Managed to spend over half of this first episode crying my eyes out. Kouhei’s distance from Tsumugi was felt in every shot; although they were happy, he felt he could never be the girl’s mother. I found myself bursting into tears as Tsumugi hugged the television, which Kouhei had let ‘mother’ her all this time with its magical girls, and delivered the heart-wrenching reality that she doesn’t know her mother is gone.

So when Iida remarked about bursting into tears at the thought of her mother and the love she put into her cooking, I couldn’t help but get all bloopy-eyed again. These three all have different things that food mean to them. Iida wants to be like her mother, while Kouhei can now come to be Tsumugi’s mother. His parenting will blossom as he learns to cook. But what will happen when Tsumugi inevitably comes to learn the truth?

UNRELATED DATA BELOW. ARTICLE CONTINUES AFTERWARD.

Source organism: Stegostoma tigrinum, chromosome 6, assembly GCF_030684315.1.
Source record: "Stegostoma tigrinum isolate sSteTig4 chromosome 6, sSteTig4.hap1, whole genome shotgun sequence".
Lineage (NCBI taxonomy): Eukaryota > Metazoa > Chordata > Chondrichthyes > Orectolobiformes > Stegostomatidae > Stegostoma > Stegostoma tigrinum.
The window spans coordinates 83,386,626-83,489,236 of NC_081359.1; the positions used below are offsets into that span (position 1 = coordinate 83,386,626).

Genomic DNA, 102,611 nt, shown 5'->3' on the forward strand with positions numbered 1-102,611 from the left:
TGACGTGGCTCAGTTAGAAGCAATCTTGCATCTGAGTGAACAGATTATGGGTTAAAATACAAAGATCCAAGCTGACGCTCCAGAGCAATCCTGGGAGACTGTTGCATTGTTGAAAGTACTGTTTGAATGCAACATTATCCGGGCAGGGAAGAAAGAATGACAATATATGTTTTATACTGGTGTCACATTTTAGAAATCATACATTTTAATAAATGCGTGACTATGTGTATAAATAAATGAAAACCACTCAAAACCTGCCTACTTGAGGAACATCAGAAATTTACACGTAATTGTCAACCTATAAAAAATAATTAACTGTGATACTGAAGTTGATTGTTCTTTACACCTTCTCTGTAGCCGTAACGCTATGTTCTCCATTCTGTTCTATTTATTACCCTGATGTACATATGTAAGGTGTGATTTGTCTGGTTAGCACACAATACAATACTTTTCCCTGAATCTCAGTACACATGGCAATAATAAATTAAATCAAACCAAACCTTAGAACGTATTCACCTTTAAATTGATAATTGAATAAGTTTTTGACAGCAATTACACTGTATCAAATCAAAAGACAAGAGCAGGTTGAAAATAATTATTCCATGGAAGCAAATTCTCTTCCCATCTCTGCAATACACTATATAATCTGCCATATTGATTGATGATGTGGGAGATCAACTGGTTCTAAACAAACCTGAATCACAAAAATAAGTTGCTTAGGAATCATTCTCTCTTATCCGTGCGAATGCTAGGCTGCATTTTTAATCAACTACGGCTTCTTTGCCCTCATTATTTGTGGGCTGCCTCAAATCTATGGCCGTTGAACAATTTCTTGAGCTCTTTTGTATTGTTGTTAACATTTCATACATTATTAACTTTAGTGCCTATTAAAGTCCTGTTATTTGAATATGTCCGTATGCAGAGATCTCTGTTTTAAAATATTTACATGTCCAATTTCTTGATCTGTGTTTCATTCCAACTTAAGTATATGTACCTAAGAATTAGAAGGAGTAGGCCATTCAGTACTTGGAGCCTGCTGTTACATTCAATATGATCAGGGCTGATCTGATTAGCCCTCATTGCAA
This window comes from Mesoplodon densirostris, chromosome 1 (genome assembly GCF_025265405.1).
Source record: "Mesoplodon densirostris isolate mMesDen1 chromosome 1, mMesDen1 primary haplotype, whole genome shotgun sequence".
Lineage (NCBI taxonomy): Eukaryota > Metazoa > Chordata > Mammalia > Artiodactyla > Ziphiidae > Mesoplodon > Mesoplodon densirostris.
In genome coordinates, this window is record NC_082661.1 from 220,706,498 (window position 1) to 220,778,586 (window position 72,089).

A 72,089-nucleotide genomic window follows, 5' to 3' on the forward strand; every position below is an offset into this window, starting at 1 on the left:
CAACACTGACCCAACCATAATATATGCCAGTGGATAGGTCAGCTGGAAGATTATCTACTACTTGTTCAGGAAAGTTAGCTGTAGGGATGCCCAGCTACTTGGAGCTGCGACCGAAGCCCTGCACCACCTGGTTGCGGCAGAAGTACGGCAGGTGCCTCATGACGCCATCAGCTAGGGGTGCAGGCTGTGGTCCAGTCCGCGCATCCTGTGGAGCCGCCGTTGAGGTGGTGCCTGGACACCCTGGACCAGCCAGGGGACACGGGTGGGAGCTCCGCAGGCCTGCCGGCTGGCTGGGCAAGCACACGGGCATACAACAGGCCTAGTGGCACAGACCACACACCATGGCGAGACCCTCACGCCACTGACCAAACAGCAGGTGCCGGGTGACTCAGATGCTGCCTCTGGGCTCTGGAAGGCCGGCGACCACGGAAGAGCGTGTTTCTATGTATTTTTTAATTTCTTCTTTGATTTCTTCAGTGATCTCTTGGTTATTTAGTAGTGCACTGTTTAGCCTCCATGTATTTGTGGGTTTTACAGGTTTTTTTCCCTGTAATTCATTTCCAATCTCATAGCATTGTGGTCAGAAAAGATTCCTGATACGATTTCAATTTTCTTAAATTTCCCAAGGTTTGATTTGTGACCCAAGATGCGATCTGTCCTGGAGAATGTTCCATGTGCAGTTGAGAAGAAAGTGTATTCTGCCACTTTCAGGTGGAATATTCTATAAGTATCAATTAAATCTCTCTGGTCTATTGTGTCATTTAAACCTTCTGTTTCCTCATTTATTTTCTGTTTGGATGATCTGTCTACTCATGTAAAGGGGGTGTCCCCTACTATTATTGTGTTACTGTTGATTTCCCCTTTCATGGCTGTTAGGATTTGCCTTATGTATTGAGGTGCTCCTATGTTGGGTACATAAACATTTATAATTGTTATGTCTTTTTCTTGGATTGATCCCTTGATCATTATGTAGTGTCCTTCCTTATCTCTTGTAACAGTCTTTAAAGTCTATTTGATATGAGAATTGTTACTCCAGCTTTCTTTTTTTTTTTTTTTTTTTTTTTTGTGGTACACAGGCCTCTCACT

A reminder of how much I’ve never liked eating alone myself, and how much cooking means to community, and a sign that there’ll only be more tears to come.


The second cour starts by wrapping up Subaru’s development across the first; he takes every problem onto himself, and lies to those around him that he’s doing anything for them, or that he needs them. He breaks Emilia’s trust again and again, but can’t handle people breaking away from him. And with Rem looking to be dead (at least in this timeline), his last action regarding her was breaking her trust too. His training against the butler was reminiscent of his time-loops, except days are passing this time. He’s just going nowhere with the anger and self-importance he’s nurturing.